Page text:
Decentralized chess game


#21

Excellent work Pieter! I wonder if anti-cheat mechanism would be harder to implement in such scenario (turn-based), in comparison to real-time games such as RTS or MOBA.
I mean, cheating in real-time games would require capturing all opponent moves, then taking the right decision through an automatized reasoning process. :thinking:


#22

Great post that provides great insight into the kind Single-Page application simplified by the application development framework that Solid provides.

BTW – I tried to lookup your Chess Ontology but its URI doesn’t resolve. What’s the reason for that? Fundamentally, you can publish your ontology via your POD i.e., it doesn’t need tp be published via purl.org. Likewise you don’t need http://example.com when you can replace that with an @prefix : <#> . declaration i.e., leverage relative HTTP URIs power :slight_smile:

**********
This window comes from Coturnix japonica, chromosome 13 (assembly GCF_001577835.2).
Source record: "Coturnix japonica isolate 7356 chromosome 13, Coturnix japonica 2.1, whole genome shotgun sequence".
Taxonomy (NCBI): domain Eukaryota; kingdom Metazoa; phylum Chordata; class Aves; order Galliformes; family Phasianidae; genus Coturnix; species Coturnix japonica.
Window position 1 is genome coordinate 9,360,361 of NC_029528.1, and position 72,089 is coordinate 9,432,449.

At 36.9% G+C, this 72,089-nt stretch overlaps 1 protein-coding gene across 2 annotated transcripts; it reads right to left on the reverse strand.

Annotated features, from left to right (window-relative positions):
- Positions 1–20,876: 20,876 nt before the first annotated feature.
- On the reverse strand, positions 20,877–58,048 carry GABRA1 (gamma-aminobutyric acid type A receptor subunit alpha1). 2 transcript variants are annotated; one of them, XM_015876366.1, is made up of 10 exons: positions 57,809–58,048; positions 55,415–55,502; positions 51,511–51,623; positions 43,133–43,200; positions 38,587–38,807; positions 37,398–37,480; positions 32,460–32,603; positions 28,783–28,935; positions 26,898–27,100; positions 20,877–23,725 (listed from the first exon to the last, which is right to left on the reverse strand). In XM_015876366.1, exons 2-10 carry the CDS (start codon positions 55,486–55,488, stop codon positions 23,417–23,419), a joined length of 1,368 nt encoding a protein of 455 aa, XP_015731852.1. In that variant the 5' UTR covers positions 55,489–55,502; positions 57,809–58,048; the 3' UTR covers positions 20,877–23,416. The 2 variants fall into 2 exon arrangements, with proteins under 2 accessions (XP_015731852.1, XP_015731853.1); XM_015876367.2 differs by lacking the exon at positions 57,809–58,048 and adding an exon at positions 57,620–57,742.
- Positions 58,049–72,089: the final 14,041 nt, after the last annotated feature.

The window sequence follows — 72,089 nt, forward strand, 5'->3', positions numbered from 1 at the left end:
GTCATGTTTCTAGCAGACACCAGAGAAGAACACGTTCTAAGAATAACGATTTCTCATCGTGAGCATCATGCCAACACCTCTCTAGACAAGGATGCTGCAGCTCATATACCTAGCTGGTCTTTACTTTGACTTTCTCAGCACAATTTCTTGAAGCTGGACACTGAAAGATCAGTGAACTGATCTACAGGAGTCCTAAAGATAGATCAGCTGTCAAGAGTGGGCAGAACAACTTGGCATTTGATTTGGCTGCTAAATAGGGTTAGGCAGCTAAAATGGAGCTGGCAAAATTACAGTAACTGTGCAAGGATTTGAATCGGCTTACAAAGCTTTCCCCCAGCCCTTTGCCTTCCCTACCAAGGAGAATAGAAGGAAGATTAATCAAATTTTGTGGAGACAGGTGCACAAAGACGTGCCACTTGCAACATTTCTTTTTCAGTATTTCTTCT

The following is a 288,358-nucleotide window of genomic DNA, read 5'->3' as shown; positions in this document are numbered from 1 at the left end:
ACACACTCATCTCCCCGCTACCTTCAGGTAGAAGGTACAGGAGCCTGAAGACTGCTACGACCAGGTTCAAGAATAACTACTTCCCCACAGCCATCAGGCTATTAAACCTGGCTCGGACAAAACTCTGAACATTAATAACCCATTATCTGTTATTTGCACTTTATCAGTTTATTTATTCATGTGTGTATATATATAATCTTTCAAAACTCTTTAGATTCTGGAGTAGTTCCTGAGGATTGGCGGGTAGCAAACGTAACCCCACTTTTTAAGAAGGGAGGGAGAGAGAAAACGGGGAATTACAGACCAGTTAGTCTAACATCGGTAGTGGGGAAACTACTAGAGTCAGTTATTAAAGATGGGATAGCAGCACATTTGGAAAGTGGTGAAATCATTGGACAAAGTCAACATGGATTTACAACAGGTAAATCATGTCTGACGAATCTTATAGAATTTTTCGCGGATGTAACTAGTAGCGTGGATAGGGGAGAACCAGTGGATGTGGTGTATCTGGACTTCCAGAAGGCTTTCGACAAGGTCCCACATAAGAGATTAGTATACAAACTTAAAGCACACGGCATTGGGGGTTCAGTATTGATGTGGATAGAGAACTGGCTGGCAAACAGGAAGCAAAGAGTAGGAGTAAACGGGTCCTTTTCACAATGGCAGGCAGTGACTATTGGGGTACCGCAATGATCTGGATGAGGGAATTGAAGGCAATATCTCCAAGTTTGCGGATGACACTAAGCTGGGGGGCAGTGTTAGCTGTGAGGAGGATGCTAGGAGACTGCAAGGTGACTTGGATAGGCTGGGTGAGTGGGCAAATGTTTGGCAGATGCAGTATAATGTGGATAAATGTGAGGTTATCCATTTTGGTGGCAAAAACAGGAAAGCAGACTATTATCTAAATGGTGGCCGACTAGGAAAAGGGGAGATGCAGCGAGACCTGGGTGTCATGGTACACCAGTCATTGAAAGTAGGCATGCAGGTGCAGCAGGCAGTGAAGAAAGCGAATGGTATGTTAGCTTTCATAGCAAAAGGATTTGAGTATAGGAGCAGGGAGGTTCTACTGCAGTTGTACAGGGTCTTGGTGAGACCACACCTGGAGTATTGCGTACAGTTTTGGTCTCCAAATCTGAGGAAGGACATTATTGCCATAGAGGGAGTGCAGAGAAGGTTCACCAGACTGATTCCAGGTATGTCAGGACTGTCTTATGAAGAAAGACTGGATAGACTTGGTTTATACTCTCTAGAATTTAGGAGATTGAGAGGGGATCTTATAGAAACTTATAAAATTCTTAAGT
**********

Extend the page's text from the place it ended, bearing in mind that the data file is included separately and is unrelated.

#23

Good question. There are some extra things that ideally would need to be added such as a verification of a move, i.e., is this move really coming from my opponent or not.

The ontology is not mine. I found it in this paper.

Originally I had those, but to be honest for people who are not familiar with Turtle/RDF this is a bit confusing I think. Well, at least for me it was :smile:


#24

Relative HTTP URIs are at the very core of what Linked Data delivers.

See this Simple Linked Data Deployment Tutorial that demonstrates the point. For instance, a lot of the misconceptions about Linked Data Deployment are rectified by use of “#” and relative HTTP URIs :slight_smile: